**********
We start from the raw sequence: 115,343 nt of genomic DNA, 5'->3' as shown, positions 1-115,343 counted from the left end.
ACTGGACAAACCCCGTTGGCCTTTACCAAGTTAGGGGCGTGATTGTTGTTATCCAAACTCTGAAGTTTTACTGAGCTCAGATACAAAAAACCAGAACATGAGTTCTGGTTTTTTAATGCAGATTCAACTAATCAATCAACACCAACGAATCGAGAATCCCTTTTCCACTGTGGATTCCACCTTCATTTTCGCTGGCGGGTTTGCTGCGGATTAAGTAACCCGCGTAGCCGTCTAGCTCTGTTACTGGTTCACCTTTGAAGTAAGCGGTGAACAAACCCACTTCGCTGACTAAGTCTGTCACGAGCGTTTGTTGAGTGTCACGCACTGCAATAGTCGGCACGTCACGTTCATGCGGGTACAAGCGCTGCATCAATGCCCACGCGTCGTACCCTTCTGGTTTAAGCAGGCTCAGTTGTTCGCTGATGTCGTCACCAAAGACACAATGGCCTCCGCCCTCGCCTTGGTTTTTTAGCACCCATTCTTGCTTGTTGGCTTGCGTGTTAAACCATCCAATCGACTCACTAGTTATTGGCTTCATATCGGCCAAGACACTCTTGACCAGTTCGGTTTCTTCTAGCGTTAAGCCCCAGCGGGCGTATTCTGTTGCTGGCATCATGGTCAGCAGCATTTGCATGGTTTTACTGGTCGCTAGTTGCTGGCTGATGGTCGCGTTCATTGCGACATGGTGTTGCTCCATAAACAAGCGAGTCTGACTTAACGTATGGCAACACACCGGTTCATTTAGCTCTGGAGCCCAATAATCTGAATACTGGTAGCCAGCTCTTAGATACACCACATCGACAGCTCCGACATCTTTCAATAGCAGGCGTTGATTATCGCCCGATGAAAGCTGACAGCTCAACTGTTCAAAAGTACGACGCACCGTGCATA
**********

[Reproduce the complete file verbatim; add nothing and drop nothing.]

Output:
We start from the raw sequence: 115,343 nt of genomic DNA, 5'->3' as shown, positions 1-115,343 counted from the left end.
ACTGGACAAACCCCGTTGGCCTTTACCAAGTTAGGGGCGTGATTGTTGTTATCCAAACTCTGAAGTTTTACTGAGCTCAGATACAAAAAACCAGAACATGAGTTCTGGTTTTTTAATGCAGATTCAACTAATCAATCAACACCAACGAATCGAGAATCCCTTTTCCACTGTGGATTCCACCTTCATTTTCGCTGGCGGGTTTGCTGCGGATTAAGTAACCCGCGTAGCCGTCTAGCTCTGTTACTGGTTCACCTTTGAAGTAAGCGGTGAACAAACCCACTTCGCTGACTAAGTCTGTCACGAGCGTTTGTTGAGTGTCACGCACTGCAATAGTCGGCACGTCACGTTCATGCGGGTACAAGCGCTGCATCAATGCCCACGCGTCGTACCCTTCTGGTTTAAGCAGGCTCAGTTGTTCGCTGATGTCGTCACCAAAGACACAATGGCCTCCGCCCTCGCCTTGGTTTTTTAGCACCCATTCTTGCTTGTTGGCTTGCGTGTTAAACCATCCAATCGACTCACTAGTTATTGGCTTCATATCGGCCAAGACACTCTTGACCAGTTCGGTTTCTTCTAGCGTTAAGCCCCAGCGGGCGTATTCTGTTGCTGGCATCATGGTCAGCAGCATTTGCATGGTTTTACTGGTCGCTAGTTGCTGGCTGATGGTCGCGTTCATTGCGACATGGTGTTGCTCCATAAACAAGCGAGTCTGACTTAACGTATGGCAACACACCGGTTCATTTAGCTCTGGAGCCCAATAATCTGAATACTGGTAGCCAGCTCTTAGATACACCACATCGACAGCTCCGACATCTTTCAATAGCAGGCGTTGATTATCGCCCGATGAAAGCTGACAGCTCAACTGTTCAAAAGTACGACGCACCGTGCATA